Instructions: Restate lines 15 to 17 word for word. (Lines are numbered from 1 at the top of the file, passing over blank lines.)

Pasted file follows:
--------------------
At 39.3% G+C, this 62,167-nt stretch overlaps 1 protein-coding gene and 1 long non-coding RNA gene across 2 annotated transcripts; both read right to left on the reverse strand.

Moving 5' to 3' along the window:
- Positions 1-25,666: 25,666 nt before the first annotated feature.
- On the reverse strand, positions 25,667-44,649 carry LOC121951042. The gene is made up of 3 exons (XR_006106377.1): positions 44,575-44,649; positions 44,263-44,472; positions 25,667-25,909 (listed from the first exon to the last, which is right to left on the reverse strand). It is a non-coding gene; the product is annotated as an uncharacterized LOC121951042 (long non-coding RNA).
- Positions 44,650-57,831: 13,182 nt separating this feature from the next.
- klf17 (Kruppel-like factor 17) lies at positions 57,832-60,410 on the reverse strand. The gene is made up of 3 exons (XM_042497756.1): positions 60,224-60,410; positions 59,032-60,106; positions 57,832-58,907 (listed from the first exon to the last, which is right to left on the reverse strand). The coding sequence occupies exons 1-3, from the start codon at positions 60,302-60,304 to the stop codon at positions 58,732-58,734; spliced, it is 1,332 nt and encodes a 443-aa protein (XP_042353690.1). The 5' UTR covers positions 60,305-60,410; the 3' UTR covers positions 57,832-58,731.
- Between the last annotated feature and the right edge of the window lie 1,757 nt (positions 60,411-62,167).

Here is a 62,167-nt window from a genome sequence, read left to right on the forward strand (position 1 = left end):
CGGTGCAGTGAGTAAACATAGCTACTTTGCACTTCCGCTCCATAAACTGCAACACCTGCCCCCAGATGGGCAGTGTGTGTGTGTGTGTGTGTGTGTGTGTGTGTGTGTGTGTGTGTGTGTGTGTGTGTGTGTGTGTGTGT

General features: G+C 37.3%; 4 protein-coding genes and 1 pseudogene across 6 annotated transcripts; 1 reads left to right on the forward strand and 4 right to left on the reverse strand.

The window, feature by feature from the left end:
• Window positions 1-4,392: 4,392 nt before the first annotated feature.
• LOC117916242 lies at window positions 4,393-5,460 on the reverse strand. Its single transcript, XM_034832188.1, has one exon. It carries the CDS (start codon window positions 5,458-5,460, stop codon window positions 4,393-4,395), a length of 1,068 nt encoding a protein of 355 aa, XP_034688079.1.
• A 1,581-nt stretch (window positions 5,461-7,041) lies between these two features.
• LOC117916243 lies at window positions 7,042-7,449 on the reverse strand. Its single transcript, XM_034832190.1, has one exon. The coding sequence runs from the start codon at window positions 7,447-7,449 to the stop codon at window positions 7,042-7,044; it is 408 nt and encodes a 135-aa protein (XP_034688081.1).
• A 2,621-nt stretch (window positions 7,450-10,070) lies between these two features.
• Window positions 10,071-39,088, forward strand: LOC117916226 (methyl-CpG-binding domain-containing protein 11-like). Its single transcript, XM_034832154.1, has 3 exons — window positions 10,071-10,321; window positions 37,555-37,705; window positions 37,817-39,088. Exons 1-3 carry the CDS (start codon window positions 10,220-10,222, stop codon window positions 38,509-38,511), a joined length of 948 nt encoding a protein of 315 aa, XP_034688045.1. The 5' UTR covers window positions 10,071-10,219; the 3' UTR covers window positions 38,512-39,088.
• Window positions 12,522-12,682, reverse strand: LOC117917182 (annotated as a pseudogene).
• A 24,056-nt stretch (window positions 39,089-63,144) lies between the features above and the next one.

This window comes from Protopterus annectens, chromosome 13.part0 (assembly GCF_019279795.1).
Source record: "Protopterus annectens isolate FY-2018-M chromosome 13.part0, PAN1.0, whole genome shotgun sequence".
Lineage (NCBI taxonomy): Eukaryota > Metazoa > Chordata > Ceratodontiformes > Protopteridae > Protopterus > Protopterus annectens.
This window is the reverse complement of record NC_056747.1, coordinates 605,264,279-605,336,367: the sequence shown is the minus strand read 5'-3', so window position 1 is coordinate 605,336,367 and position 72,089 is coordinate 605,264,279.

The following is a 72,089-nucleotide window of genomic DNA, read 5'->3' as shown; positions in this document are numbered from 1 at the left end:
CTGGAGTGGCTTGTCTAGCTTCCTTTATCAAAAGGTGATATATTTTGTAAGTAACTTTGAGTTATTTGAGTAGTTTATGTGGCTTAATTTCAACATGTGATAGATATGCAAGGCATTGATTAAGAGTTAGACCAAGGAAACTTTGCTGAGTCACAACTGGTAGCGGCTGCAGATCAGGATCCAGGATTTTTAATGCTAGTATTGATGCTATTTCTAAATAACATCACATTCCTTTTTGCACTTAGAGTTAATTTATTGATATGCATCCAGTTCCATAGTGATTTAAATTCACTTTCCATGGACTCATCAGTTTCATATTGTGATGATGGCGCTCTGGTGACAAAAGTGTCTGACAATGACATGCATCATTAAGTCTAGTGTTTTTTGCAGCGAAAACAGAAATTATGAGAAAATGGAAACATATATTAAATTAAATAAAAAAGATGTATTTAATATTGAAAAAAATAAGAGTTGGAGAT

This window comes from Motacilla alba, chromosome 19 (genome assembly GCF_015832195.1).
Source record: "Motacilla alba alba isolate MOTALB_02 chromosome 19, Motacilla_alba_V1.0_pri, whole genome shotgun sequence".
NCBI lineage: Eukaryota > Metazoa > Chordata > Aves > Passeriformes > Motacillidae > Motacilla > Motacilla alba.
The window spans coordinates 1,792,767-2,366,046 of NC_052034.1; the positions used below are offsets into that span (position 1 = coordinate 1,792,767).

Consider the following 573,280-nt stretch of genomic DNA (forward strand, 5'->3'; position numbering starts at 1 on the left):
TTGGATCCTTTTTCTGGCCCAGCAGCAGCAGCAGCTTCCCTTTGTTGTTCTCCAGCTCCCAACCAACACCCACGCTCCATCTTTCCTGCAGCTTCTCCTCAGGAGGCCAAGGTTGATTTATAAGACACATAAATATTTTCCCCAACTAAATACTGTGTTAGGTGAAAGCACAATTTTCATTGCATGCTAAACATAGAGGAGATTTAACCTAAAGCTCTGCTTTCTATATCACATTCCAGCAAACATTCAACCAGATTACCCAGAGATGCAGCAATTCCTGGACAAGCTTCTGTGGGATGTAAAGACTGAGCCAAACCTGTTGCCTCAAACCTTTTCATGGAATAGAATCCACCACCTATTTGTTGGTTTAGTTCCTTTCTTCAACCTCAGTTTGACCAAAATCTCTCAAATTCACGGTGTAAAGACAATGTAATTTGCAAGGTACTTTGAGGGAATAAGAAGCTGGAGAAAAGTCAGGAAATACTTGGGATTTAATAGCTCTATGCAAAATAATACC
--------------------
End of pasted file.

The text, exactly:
• LOC117916243 lies at window positions 7,042-7,449 on the reverse strand. Its single transcript, XM_034832190.1, has one exon. The coding sequence runs from the start codon at window positions 7,447-7,449 to the stop codon at window positions 7,042-7,044; it is 408 nt and encodes a 135-aa protein (XP_034688081.1).
• A 2,621-nt stretch (window positions 7,450-10,070) lies between these two features.
• Window positions 10,071-39,088, forward strand: LOC117916226 (methyl-CpG-binding domain-containing protein 11-like). Its single transcript, XM_034832154.1, has 3 exons — window positions 10,071-10,321; window positions 37,555-37,705; window positions 37,817-39,088. Exons 1-3 carry the CDS (start codon window positions 10,220-10,222, stop codon window positions 38,509-38,511), a joined length of 948 nt encoding a protein of 315 aa, XP_034688045.1. The 5' UTR covers window positions 10,071-10,219; the 3' UTR covers window positions 38,512-39,088.